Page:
• 78. Archaeology, Anthropology, and Interstellar Communication This statement begs for elaboration and documentation. Over the past four decades, anthropology has certainly tackled the problem of cultural contact among terrestrial societies. But it has not systematically studied the possible effects of extraterrestrial contact. Already by the early 1960s, then, two roles had been identified for anthro- pology in the context of SETI: the study of human evolutionary models as analogies for extraterrestrial contact and the study of its potential repercus- sions. Both roles embedded the problems and the promise of analogical think- ing but, cautiously undertaken, held potential for further research.6 Early SETI Overtures to Social Science These ideas lay mostly fallow during the tumultuous decade of the 1960s, when only two SETI searches were carried out, one in the United States and one in the Soviet Union. The realization gradually dawned on SETI proponents that the social sciences might be useful, even essential, to their discussions. Nowhere was this more true than in the case of the cultural com- ponents of the Drake Equation, which embodies all facets of cosmic evolu- tion, including astronomical, biological, and cultural. In particular its last two components—the probability of the evolution of technologically sophisticated civilizations and the lifespans of such civilizations—were clearly in the realm of the social sciences. This realization was in evidence at an international meeting on CETI (Communication with Extraterrestrial Intelligence) held in the Soviet Union in 1971 and organized by Carl Sagan, Phil Morrison, Frank Drake, and their Soviet colleagues. It was sponsored jointly by the National Academies of Sciences of the United States and the USSR at a time when the Cold War was still very hot. Among those at the meeting were such luminaries as Francis Crick, Tommy Gold, Freeman Dyson, Gunther Stent, and Marvin Minsky. But also included in that landmark meeting were two anthropologists, Kent Flannery of the University of Michigan and Richard B. Lee of the University of Toronto, as well as historian William H. McNeill 52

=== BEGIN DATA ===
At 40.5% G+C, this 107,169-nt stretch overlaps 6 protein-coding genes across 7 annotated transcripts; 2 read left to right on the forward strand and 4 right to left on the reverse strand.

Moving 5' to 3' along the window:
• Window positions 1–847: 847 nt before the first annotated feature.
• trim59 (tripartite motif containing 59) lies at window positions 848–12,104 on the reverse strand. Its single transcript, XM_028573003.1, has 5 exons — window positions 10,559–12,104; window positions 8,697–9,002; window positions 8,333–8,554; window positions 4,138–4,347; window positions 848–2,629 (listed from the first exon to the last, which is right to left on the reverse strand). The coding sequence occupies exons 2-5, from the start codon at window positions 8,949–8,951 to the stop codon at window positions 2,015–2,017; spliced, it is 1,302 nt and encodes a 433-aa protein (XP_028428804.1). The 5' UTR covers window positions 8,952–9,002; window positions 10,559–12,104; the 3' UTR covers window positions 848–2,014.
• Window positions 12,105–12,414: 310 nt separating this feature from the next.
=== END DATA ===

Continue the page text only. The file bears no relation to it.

• 79. The Role of Anthropology in SETI of the University of Chicago. There they debated the natural scientists about the evolution of technical civilizations. No conclusions were reached, but the natural scientists were clearly interested in what the social scientists had to say.7 At least token representation of the social sciences became quite common at gatherings where extraterrestrial intelligence was discussed. When NASA sponsored a 1972 symposium at Boston University titled “Life Beyond Earth and the Mind of Man,” anthropologist Ashley Montagu was among the speakers His topic was the prospective reaction of humans to the discovery of extraterrestrial intelligence. Montagu concluded that “it is the communica- tion we make at our initial encounter that is crucial.” He recommended that no government official be allowed to participate in any way in responding to a signal but rather that “independent bodies be set up outside governmental auspices, outside the United Nations, operating possibly within or in associa- tion with a university, whose object shall be to design possible means of estab- lishing frank and friendly communicative relations with beyond-Earthers.” (The SETI Institute was founded 12 years later with message construction eventually becoming one of its activities.) Furthermore, Montagu counseled, I do not think we should wait until the encounter occurs; we should do all in our power to prepare ourselves for it. The man- ner in which we first meet may determine the character of all our subsequent relations. Let us never forget the fatal impact we have had upon innumerable peoples on this Earth—peoples of our own species who trusted us, befriended us, and whom we destroyed by our thoughtlessness and insensitivity to their needs and vulnerabilities.8 Montagu’s point was again a plea for the study of culture contacts. In the mid-1970s the scientific community and NASA in particular were taking a more serious interest in SETI.9 The guiding light of SETI at NASA was John Billingham at NASA’s Ames Research Center in Moffett Field, 53